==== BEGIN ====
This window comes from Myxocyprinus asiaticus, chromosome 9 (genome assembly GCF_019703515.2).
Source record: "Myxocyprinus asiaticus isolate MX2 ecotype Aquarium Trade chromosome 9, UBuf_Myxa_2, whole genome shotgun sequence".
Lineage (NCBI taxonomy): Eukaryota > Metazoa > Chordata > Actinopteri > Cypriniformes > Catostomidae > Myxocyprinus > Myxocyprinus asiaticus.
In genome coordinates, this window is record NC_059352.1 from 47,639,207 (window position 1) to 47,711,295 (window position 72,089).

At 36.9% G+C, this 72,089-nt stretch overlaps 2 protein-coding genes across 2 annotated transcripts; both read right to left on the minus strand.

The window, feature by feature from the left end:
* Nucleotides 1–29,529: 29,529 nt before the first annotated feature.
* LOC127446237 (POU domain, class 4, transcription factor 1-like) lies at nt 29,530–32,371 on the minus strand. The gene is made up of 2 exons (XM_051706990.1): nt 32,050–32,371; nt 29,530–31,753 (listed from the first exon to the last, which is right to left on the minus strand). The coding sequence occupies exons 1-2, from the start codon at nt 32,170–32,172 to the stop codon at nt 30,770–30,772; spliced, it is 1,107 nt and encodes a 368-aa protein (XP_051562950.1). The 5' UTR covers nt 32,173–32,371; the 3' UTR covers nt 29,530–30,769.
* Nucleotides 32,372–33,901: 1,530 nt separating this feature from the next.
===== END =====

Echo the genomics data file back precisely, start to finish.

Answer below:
This window comes from Myxocyprinus asiaticus, chromosome 9 (genome assembly GCF_019703515.2).
Source record: "Myxocyprinus asiaticus isolate MX2 ecotype Aquarium Trade chromosome 9, UBuf_Myxa_2, whole genome shotgun sequence".
Lineage (NCBI taxonomy): Eukaryota > Metazoa > Chordata > Actinopteri > Cypriniformes > Catostomidae > Myxocyprinus > Myxocyprinus asiaticus.
In genome coordinates, this window is record NC_059352.1 from 47,639,207 (window position 1) to 47,711,295 (window position 72,089).

At 36.9% G+C, this 72,089-nt stretch overlaps 2 protein-coding genes across 2 annotated transcripts; both read right to left on the minus strand.

The window, feature by feature from the left end:
* Nucleotides 1–29,529: 29,529 nt before the first annotated feature.
* LOC127446237 (POU domain, class 4, transcription factor 1-like) lies at nt 29,530–32,371 on the minus strand. The gene is made up of 2 exons (XM_051706990.1): nt 32,050–32,371; nt 29,530–31,753 (listed from the first exon to the last, which is right to left on the minus strand). The coding sequence occupies exons 1-2, from the start codon at nt 32,170–32,172 to the stop codon at nt 30,770–30,772; spliced, it is 1,107 nt and encodes a 368-aa protein (XP_051562950.1). The 5' UTR covers nt 32,173–32,371; the 3' UTR covers nt 29,530–30,769.
* Nucleotides 32,372–33,901: 1,530 nt separating this feature from the next.